Tuesday, August 16, 2016

posted by Tony at 10:20 AM 0 comments

Have you ever found yourself in need of a synchronous belt to be used in a area that needs a special, FDA construction?  Look not further.  Gates offers a construction option that will meet your FDA needs.  This FDA construction option is intended for use in applications where a food-grade belt construction is required.  These belts are a yellowish-tan, non-marking Duro 52 with a special non-coated jacket and are ideal for food conveyors, washdown applications and anti-bacterial conveyors. 

Please note: Gates synchronous belts have been used extensively throughout the food and beverage industry in applications where the belts do not directly contact food.

While the FDA does not either approve or disapprove of the use of belts in food-related application, they have identified certain materials or ingredients that have been approved.  Gates special yellow rubber compound specifically meets those FDA requirements regarding materials and ingredients. 

The USDA will evaluate and approve belts on an individual basis if submitted to them.  Gates has not requested any USDA approvals.  If the USDA belt approval is required, then the belt user should submit specific belt samples directly to the USDA.

For additional information on this or any other topic please contact Gates Product Application Engineering by phone at 303-744-5800 or by email at


Quick-Link - Gates Emergency V-belt Solution

Monday, July 25, 2016

posted by Michelle at 2:09 PM 0 comments

Unplanned drive downtime can be expensive.  However, stocking numerous replacement belt sizes can also be costly.  The Gates Quick-Link V-belt offers an alternative.  It can be quickly assembled by hand into whatever length you need.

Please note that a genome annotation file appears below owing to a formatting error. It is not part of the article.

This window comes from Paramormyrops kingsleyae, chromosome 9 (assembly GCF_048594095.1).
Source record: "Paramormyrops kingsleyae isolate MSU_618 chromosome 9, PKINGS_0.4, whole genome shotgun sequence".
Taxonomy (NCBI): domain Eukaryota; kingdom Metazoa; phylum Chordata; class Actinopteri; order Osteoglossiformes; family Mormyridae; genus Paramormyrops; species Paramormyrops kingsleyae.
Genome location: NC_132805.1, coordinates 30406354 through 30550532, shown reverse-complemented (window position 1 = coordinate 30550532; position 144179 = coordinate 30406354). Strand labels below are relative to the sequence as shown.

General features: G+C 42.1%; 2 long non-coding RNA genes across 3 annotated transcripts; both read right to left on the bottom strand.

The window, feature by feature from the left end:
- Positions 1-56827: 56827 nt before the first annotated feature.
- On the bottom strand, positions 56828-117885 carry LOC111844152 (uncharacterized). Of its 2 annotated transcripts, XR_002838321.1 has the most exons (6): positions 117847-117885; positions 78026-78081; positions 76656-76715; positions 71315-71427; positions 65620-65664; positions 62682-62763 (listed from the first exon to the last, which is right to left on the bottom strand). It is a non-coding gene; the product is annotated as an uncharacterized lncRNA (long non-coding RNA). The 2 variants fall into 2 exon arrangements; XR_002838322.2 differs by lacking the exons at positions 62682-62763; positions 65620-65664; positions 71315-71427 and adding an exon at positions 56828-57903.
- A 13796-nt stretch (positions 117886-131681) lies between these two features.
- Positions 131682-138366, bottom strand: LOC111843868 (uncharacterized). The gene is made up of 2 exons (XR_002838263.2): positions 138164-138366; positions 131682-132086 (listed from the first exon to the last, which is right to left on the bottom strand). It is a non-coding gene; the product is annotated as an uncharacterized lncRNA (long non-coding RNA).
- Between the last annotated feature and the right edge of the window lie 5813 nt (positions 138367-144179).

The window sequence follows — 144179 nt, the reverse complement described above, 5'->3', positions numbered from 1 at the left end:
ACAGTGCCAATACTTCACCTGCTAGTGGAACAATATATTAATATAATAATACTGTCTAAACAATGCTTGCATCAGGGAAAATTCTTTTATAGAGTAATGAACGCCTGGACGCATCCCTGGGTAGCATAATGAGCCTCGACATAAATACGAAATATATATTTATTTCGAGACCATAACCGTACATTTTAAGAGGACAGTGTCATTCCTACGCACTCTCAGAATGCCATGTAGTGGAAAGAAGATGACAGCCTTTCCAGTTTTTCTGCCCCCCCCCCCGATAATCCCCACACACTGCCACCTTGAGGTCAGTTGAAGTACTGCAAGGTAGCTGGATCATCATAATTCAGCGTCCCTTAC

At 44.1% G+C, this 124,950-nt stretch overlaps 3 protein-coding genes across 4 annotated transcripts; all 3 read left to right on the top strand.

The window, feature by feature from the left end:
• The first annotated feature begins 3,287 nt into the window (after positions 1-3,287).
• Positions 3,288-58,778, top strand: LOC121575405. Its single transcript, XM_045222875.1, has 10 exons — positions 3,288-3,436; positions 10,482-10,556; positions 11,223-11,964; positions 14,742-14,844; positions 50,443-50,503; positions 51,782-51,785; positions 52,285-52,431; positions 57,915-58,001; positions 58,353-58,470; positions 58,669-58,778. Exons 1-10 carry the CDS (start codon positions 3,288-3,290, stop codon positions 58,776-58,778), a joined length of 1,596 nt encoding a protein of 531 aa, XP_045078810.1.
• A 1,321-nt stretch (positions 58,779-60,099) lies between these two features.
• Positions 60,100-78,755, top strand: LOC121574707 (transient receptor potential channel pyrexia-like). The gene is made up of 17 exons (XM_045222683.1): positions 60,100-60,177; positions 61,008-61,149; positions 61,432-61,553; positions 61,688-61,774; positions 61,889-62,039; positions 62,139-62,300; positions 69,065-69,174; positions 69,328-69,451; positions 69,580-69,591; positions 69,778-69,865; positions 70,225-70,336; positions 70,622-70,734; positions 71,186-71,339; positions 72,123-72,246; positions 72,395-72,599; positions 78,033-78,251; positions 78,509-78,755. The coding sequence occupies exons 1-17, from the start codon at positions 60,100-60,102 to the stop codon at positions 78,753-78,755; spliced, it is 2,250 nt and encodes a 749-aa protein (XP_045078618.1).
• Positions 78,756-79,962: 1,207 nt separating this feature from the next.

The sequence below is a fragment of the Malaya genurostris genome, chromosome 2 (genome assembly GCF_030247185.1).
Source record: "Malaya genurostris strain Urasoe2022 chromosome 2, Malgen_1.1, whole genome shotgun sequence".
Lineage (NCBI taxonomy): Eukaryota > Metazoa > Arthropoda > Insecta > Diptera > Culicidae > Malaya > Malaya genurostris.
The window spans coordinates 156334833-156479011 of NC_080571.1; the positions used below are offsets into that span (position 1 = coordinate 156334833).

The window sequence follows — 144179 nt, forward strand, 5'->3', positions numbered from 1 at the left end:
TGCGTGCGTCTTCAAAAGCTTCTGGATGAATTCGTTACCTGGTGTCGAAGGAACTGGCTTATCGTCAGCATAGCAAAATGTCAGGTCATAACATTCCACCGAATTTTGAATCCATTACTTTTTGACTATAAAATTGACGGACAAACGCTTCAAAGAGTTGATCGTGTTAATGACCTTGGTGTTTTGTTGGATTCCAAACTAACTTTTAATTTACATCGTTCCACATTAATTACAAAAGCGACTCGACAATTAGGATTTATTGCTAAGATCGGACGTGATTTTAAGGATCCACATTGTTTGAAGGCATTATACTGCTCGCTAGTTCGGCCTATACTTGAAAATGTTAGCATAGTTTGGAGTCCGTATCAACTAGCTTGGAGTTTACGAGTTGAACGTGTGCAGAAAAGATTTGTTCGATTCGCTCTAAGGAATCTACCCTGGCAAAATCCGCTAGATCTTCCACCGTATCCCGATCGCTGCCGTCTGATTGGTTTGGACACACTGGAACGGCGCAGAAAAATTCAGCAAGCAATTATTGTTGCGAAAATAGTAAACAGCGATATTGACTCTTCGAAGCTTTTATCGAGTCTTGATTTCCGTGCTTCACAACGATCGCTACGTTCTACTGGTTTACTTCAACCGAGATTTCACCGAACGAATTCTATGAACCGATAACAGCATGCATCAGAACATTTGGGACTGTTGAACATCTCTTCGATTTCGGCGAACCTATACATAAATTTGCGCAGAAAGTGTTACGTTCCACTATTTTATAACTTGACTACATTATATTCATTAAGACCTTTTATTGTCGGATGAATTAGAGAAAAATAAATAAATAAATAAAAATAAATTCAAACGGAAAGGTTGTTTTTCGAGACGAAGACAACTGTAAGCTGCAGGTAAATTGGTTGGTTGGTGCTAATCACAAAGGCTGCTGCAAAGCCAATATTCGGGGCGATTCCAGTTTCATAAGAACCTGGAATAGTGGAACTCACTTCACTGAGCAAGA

Quick-Link is available in the following sizes:

For a demonstration of the assembly process, watch our latest video:

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Rim Speed Limits For Sheaves / Pulleys / Sprockets

Tuesday, July 19, 2016

posted by Dan at 2:15 PM 0 comments

Belt drive hardware has rotational speed limits in order to prevent excessive hoop stress levels that could result in physical material failures.  Material failures can be catastrophic with fragments thrown outward at high velocities and energy levels, so speed limits should not be exceeded.

Speed limits are based on the hardware material, as well as on the hardware configuration.  Block style hardware is inherently stronger than hardware with rims or spokes, so can operate at higher speeds.

Rotational speed limits are most commonly expressed in terms of rim speeds.  Common units used to express rim speed are feet per minute (ft/min) and meters per second (m/s).  Maximum rpm limits can be calculated from rim speeds with hardware diameters known.  An equation to calculate hardware rpm from rim speed is as follows:

RPM = (Rim Speed (ft/min) x 3.82)/Diameter (in)

A table from the Mechanical Power Transmission Association Standard B13i-2013 containing rim speed limits for a variety of hardware configurations and materials is as follows:

Belt drive hardware is often stamped with maximum rpm values, and will likely be based on this data.

If you have any questions, feel free to contact Gates Product Application Engineering at or at 303.744.5800.